Tuesday, July 2, 2019

Through All The Varying Year: July

The seventh month was named Julius, by Marc Antony, in memory of Julius Caesar; before which time it had been called, Quintilis, as being the fifth from March, a name it retained under Numa after he made it the seventh month.  Our Saxon forefathers called it Mead-Month, from the richness of the meadows at this season.  From the 3rd of July to the 11th of August are accounted the "dog days", but the weather is not generally more sultry than later in the summer.  July is generally the hottest month of the year, although the sun shines upon us less and less every day, we feel the effects of the air and land having been so thoroughly warmed. Myriads of insects appear, and thunderstorms are frequent. July is not so rich in flowers as May and June, though it has many peculiar to itself such as the water lily and the wild thyme, scarlet poppies, blue bells, wild carrot and thistles. Salmon fishing goes on extensively in the north of England, and in Scotland, and mackerel and pilchards about off our coasts. Tadpoles turn into frogs, poultry loose their feathers, the ants give birth to new colonies, and bees begin to kill the drones. Wild fruits sun as winberries, cranberries and bilberries, ripen abundantly, and mushrooms appear in the pastures.  Potato fields are in full flower, and the beauty of the hop grounds is unrivaled, from the bright green of their foliage, and the graceful bunches of the pendant blossoms.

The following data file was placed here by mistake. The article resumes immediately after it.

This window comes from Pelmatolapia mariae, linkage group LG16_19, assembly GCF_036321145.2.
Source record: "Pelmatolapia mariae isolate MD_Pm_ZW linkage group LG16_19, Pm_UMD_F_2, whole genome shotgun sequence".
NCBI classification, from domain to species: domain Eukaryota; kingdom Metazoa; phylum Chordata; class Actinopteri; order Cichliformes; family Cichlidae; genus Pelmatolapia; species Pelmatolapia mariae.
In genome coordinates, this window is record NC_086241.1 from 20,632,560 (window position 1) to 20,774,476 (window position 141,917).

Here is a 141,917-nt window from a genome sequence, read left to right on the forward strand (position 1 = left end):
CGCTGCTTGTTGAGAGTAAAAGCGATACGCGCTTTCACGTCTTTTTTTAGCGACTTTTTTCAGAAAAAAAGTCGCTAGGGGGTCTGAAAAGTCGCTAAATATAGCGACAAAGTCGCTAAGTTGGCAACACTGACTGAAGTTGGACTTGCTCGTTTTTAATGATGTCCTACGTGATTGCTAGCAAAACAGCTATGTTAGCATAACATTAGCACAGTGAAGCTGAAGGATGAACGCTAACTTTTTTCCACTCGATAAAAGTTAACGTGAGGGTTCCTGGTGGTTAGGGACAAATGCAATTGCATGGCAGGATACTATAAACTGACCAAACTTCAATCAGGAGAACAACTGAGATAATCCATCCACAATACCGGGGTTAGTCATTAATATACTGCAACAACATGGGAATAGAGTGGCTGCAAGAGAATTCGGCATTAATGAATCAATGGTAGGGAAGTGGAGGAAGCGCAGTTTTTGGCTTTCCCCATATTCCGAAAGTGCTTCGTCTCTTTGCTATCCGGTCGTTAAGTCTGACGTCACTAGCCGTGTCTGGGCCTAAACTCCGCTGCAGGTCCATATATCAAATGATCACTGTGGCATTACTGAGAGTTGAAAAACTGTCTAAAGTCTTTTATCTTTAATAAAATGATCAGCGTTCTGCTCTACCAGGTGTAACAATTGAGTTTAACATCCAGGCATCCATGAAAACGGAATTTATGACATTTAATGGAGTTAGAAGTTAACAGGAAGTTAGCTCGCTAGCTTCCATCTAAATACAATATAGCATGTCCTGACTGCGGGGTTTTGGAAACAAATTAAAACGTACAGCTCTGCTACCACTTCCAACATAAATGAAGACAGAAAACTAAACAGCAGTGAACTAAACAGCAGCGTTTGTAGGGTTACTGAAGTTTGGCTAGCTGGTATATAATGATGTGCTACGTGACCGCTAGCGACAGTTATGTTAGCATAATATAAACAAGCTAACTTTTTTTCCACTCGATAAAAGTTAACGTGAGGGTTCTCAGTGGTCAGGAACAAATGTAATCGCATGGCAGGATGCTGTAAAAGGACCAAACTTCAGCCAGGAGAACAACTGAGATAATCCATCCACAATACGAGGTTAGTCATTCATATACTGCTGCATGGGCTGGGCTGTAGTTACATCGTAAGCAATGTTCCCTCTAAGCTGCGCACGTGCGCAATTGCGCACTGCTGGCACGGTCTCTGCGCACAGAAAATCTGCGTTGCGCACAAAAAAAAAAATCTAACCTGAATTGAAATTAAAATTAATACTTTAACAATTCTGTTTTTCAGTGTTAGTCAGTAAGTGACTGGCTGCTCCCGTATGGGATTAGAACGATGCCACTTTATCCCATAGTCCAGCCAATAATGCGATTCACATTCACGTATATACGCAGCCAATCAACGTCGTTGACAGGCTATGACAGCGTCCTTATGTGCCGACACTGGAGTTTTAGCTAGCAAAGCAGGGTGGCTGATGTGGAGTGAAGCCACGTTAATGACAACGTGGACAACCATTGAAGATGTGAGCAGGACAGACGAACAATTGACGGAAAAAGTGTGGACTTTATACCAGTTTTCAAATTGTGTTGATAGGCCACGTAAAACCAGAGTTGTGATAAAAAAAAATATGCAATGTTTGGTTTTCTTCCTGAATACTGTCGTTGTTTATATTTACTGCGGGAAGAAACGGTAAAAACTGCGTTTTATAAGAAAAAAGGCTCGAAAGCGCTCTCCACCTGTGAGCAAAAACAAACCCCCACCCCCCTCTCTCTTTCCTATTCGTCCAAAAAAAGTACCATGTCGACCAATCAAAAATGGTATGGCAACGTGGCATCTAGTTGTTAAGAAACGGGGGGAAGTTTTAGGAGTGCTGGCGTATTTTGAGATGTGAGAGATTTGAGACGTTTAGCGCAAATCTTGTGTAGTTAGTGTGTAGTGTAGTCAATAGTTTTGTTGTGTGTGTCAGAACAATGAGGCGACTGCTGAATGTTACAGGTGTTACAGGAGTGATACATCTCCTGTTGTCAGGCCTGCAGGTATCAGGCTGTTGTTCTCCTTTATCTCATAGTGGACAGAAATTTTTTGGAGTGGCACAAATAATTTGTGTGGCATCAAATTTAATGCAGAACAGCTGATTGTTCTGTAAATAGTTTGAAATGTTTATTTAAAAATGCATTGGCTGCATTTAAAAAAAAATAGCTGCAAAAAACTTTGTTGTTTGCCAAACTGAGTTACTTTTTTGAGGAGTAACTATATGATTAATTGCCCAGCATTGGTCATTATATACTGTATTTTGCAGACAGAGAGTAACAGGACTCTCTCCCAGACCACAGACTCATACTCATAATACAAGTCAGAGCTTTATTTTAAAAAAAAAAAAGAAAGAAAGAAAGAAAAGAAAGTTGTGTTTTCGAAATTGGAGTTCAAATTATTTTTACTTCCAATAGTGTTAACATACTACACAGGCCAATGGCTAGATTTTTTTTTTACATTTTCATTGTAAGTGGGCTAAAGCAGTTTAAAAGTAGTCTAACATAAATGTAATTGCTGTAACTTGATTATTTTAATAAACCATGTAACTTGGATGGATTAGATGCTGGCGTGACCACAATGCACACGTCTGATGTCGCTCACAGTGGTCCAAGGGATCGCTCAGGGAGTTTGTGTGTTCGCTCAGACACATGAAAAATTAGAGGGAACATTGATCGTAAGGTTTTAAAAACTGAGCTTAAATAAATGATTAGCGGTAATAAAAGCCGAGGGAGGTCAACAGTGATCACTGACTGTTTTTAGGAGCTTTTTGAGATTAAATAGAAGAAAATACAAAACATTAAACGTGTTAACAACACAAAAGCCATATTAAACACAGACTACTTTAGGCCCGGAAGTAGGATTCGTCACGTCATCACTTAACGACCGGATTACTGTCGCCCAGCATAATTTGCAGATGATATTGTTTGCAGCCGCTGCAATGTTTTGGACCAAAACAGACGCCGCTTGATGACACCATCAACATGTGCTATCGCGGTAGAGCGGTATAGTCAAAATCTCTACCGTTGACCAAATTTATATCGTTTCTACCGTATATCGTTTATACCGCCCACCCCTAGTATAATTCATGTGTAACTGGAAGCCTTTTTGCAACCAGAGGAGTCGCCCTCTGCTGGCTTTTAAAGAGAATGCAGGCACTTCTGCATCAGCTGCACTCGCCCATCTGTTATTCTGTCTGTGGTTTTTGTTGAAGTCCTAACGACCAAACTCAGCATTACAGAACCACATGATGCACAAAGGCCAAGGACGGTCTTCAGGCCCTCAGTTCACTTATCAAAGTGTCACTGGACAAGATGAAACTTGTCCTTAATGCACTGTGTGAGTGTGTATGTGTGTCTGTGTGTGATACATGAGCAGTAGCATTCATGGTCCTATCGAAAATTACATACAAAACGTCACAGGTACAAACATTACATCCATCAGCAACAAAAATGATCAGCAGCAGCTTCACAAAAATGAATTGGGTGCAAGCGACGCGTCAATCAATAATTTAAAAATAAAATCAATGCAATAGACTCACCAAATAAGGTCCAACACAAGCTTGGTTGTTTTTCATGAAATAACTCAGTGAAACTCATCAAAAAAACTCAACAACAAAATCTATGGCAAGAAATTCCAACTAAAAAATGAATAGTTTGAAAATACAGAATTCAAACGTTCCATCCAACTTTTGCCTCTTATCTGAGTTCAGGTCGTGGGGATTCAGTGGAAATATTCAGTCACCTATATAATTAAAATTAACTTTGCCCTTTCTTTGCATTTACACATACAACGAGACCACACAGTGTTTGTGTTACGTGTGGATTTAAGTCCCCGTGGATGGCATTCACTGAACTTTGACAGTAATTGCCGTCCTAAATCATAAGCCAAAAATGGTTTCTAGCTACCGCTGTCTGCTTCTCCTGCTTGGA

- M. Jeafferson
Through All the Varying Year: A Calendar of Nature

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